Black History Month is over. But how local black history will shape up in the wake of some controversial city council redistricting is about as unsettled a question as I've seen in a long time.
The long-simmering fight amongst the three black members of the council -- council president Herb Wesson, Jan Perry and Bernard Parks, who represent the 10th, 9th and 8th districts, respectively -- has reached a boiling point. These three districts together pretty much account for the black population left in the city limits, notably the 8th, which includes Leimert Park and Baldwin Hills.
It's impossible to go into all the details, but the redistricting commission, heavily influenced by Wesson, recently approved new boundaries that, among other things, would cut vote-rich Leimert Park out of the 8th and dollar-rich downtown out of the 9th. Perry and Parks are very loudly crying foul, calling the changes personally motivated and politically and historically unjustified, even racially immoral. Both say the timing of these new lines couldn't be worse for black communities that are still working toward improvement since the riots in 1992 nearly twenty years ago. In editorials that appeared today in the L.A. Sentinel, Perry declares that "South L.A. has endured decades of waiting for the vision established by Tom Bradley that investment and development in downtown L.A. would yield benefits for all, including South LA." Parks is less diplomatic; he flat-out accuses the redistricting commission -- and by extension Wesson -- of violating the Voting Rights Act, an irony so stupendous it's almost surreal.
There's a fair amount of grandstanding going on here, and nobody's hands are clean in terms of consistently doing what's best for the oft-invoked black community. But here's what's right: The black population in L.A. needs to remain intact simply because it is eroding and because residents rightfully want to maintain and protect a shrinking community of interest.
And here's the bigger, unflattering picture: the communities of interest that lie within the current district lines have not improved nearly enough over the last twenty years. Santa Barbara Plaza is still the biggest eyesore in the city, South Central of the old black Eastide/"historic" Central Avenue neighborhood is struggling. And in case you haven't noticed, it's hardly black anymore; Latinos have been remaking it for years. The demographic change is not at all an argument to cut this part of the 9th off from the vast resources of downtown -- South Central is one of the poorest areas of town and needs to prosper, whoever's living in it. But as far as bringing those resources to bear on a core black neighborhood, we've kind of missed the boat. I am not saying that nothing's happened in the 9th, or the 8th and 10th districts in the last twenty or ten years. But blacks as a group are far from where we should be, given all the promises made in '92 and decades before that.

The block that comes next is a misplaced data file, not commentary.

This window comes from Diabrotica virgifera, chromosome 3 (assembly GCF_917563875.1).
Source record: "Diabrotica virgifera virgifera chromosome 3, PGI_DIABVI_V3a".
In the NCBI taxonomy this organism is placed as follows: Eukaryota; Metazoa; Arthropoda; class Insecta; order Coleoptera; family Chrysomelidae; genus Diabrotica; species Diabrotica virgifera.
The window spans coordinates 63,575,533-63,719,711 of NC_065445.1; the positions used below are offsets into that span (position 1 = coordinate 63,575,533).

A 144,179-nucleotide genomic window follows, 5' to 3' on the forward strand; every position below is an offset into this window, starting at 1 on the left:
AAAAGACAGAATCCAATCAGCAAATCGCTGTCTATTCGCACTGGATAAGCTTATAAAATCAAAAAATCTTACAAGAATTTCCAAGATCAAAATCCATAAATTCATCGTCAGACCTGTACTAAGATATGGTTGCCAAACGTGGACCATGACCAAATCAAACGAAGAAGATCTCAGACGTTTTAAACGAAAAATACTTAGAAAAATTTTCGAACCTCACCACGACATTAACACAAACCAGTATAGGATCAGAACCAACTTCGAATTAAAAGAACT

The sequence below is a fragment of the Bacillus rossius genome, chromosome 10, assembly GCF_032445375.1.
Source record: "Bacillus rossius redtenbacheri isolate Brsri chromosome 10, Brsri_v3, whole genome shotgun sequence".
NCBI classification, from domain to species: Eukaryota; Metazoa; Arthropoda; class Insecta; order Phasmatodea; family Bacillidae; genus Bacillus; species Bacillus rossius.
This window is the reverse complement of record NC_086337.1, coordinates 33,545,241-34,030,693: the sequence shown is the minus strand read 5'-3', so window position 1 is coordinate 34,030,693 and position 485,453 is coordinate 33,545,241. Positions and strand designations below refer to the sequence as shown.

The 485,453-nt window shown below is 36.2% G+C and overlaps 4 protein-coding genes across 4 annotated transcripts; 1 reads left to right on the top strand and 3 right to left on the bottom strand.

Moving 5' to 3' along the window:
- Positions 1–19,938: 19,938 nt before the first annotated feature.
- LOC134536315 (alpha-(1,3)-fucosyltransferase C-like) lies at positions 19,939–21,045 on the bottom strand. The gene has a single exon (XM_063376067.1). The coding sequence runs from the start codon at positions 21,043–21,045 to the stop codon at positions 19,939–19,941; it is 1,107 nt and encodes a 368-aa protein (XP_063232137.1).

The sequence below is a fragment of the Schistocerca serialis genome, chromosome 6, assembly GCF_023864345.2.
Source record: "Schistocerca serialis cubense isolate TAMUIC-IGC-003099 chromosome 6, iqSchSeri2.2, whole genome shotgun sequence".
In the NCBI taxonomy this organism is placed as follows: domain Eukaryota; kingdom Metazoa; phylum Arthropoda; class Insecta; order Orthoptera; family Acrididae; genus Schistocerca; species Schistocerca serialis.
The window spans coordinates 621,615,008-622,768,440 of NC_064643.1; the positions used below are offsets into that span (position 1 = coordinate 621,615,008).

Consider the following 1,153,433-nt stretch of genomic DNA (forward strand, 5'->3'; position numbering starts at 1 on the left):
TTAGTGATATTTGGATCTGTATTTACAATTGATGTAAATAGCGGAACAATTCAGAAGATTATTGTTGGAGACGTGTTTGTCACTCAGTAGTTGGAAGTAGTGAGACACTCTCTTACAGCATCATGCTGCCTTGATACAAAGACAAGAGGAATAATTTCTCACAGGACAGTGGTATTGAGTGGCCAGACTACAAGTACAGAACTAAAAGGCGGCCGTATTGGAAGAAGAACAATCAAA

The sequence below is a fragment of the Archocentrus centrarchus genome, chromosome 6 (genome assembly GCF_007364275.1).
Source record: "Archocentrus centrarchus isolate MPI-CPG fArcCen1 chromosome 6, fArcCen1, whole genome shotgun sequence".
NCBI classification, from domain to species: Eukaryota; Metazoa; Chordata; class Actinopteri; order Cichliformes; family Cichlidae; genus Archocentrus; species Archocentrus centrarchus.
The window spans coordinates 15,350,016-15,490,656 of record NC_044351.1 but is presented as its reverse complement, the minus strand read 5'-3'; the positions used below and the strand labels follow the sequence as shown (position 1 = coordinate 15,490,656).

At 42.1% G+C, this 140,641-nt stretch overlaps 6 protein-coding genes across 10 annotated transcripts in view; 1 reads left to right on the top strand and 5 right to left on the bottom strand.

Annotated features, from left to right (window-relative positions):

The snail's pace of progress is the story we've all been living -- and accepting -- for a long time. The "vision" Jan Perry described has taken way too long to realize, and political reality has finally caught up to it. It's a wakeup call that blacks tend to never get, because improvement in black neighborhoods doesn't have a timeline almost by definition; we've been waiting for significant improvement/deliverance/justice at least since 1965.
Meantime, instead of waiting, many black folk have gotten the hell out (those who can afford it), and those still in Crenshaw or South Central with means and middle-class aspirations have "gotten out" by living in the hood but buying goods and services elsewhere, sending their kids to better schools outside the community. We've all learned very well to live the hypocrisy of supporting "the community" in theory, but not nearly as much in practice. It's just that during this redistricting fracas, the practice has been rearing its ugly head in full public view.
This doesn't absolve Herb Wesson's handling of all this. The very least that local black elected officials can do at this point is agree not to further dilute black political strength in L.A., but Wesson's beefs with his fellow African-American councilmembers have evidently overridden a sense of collective good. Ironic, considering that Wesson has always seemed to be the most collegiate and least prickly black pol out there -- a consummate compromiser whose resume includes being Speaker of the House of the state legislature. Turns out he's not above pettiness and retribution, which hardly makes him unique among politicans, but it's unconscionable still. And costly: we -- not just the black community, but the politicians themselves -- simply can't afford it. As history presses on, we'll all go down together.
Journalist and op-ed columnist Erin Aubry Kaplan's first-person accounts of politics and identity in Los Angeles, with an eye towards the city's African American community, appear every Thursday on KCET's SoCal Focus blog. Read all her posts here.